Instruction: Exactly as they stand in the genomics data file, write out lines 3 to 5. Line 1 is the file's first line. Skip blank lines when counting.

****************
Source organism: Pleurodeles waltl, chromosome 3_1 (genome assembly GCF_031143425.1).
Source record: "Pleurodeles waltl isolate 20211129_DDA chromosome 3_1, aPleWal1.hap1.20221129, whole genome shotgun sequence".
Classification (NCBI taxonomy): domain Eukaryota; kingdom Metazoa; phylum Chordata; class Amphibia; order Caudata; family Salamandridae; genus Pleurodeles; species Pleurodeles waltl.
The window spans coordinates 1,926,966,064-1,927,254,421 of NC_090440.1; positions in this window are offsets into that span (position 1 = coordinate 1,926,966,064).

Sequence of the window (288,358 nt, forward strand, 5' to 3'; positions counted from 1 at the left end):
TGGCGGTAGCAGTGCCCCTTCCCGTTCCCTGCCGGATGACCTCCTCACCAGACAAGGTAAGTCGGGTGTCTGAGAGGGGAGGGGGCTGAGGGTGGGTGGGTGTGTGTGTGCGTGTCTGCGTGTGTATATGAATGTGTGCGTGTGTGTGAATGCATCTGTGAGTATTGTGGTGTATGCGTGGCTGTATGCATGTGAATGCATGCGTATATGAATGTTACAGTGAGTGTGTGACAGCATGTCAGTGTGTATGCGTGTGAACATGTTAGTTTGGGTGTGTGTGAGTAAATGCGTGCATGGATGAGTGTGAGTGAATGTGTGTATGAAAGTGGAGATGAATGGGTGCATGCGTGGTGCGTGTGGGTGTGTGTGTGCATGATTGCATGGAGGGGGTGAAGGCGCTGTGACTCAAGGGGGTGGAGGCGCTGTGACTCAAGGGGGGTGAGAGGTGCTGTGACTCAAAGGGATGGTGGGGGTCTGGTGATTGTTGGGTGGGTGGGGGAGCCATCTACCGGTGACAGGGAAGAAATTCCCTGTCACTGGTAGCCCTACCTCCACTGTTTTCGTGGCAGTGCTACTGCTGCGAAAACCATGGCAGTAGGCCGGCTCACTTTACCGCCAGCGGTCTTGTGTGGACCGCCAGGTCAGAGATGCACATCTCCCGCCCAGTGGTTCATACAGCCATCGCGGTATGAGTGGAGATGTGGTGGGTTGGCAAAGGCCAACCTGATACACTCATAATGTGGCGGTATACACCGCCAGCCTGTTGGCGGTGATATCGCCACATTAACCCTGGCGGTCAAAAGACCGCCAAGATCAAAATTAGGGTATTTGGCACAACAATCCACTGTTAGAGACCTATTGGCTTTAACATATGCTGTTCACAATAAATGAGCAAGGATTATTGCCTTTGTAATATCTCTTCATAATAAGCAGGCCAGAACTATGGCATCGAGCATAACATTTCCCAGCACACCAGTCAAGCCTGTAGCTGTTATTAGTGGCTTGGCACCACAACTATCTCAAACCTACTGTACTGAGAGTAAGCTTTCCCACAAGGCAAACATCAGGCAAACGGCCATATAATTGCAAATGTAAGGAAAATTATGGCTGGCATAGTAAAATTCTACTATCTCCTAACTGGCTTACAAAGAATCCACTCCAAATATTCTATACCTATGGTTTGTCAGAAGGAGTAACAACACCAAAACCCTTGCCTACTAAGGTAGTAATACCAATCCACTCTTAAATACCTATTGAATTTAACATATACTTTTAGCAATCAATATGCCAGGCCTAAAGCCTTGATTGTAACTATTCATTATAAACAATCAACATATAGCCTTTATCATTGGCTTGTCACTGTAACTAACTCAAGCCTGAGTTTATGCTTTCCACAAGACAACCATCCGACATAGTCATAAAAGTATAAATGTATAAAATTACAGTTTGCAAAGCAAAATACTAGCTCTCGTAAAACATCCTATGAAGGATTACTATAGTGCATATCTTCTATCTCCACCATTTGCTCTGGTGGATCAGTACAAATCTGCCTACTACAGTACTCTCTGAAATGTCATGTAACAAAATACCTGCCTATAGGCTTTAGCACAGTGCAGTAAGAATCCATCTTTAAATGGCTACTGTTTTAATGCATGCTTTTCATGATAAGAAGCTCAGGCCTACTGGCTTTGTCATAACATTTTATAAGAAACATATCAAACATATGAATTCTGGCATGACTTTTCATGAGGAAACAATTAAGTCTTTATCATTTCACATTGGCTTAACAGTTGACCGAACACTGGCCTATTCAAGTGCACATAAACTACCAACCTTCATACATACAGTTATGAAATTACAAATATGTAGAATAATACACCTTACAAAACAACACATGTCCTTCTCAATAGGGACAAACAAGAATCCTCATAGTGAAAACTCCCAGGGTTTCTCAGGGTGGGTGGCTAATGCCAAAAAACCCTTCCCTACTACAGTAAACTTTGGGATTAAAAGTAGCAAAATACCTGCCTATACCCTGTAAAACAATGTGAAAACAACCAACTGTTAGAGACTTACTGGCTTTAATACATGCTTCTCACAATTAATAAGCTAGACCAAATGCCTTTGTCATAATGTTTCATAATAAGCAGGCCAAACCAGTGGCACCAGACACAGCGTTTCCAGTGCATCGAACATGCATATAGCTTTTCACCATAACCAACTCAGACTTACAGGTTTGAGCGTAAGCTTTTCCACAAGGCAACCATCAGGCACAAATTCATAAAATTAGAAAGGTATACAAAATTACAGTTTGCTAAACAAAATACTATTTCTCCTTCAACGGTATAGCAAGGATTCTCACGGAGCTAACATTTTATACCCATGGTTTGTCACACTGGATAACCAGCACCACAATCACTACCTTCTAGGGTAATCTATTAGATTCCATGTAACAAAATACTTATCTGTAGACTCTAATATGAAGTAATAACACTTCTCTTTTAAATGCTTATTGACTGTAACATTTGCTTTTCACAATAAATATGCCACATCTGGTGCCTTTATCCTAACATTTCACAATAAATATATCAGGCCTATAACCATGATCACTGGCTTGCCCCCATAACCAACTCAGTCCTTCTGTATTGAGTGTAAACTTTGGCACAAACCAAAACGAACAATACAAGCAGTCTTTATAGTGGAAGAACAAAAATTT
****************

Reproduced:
Classification (NCBI taxonomy): domain Eukaryota; kingdom Metazoa; phylum Chordata; class Amphibia; order Caudata; family Salamandridae; genus Pleurodeles; species Pleurodeles waltl.
The window spans coordinates 1,926,966,064-1,927,254,421 of NC_090440.1; positions in this window are offsets into that span (position 1 = coordinate 1,926,966,064).

Sequence of the window (288,358 nt, forward strand, 5' to 3'; positions counted from 1 at the left end):